While there is still snow on the ground I saw proof today that it really is spring. Bookman and I met a friend for breakfast this morning. Our table was next to a window that looked out on the patio dining area. Empty and sad looking with a ridge of snow along its length, I looked out when a movement caught my eye. What did I see? A robin! It is the first robin I have seen this year. Mr. Robin looked a bit cold, but there he was which means spring for real.
Even though it is spring and the snow is slowly melting I am still about a month away from being able to actually plant anything in the garden. And the only reason I will be able to plant anything in a month is because it will be in a raised bed. A raised bed that hasn’t been built yet. As soon as the snow is out of the garden, Bookman and I will be venturing forth for the supplies to build the bed. We decided to use cinder block instead of wood. The bed will be our first ever polyculture bed. Which reminds me, I have to figure out exactly what we will be growing in it so I can make succession planting plans and all that. The bed will be about 4 x 8 feet. And you know, cinder blocks have openings in them. We will be filling all those up with soil too and planting sweet alyssum and nasturtium in the blocks. So excited!
I mentioned a couple weeks ago Bookman and I were going to try our hand at making sauerkraut. We haven’t gotten around to it until today. Chopped and salted cabbage packed down as best we could get it in a very large jar with a weight pressing down the cabbage. The book says it will take about 24-hours for the salt to pull all the water out of the cabbage. Then we give it several days to start fermenting. The longer it ferments, the more sour it gets. We’ll let ours sit until the end of the week before giving it a taste. If this goes well and we manage to not poison ourselves, one of the things that we will end up growing in our polyculture bed will be cabbage. And, if the kraut goes well, we will also try out using fermentation to make pickles this summer. It is an exciting new adventure in garden food preservation.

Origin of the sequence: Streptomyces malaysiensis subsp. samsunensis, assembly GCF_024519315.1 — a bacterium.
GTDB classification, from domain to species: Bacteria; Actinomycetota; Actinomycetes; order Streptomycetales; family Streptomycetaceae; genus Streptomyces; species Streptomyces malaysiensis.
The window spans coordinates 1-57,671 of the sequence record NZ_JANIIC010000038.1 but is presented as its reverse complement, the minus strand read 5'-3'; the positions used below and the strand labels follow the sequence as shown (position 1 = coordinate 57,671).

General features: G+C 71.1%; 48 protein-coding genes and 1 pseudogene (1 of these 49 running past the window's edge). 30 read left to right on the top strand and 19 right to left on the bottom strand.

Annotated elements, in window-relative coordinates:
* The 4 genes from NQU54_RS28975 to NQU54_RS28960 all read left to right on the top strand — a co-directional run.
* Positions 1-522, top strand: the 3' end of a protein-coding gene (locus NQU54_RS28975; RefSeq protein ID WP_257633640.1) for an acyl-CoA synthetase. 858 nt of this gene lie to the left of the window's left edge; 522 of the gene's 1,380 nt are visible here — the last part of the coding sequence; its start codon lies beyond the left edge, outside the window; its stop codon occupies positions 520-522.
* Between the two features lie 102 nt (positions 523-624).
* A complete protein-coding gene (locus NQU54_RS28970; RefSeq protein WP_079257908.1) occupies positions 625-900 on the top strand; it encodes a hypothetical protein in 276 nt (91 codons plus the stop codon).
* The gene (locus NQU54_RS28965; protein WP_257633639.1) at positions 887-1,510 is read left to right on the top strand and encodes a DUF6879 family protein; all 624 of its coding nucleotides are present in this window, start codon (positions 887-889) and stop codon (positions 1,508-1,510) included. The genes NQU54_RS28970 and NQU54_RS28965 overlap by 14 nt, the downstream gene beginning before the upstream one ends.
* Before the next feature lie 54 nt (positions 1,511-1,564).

This weekend I also put my worm wrangler hat on. It is time to put new bedding in my red wiggler bin. Since I don’t want to dump the bin out on a tarp on my kitchen floor and sort the worms out of the compost, I am trying another method that supposedly works. I moved the current bin contents to one end of the bin. In doing so I disturbed many worms and even found a few small young ones (my worms had sex!). I put fresh bedding in one side of the bin and some fresh food and made it all as inviting as I could. I will let the old bedding on the one side of the bin dry out. The idea is the worms will migrate under their own power to the new bedding because that is where the damp and the food is. I hope it works so I don’t have to resort to a tarp on my kitchen floor. Bookman would not be pleased to have the worms cavorting free outside the prison walls of their bin. Fingers crossed!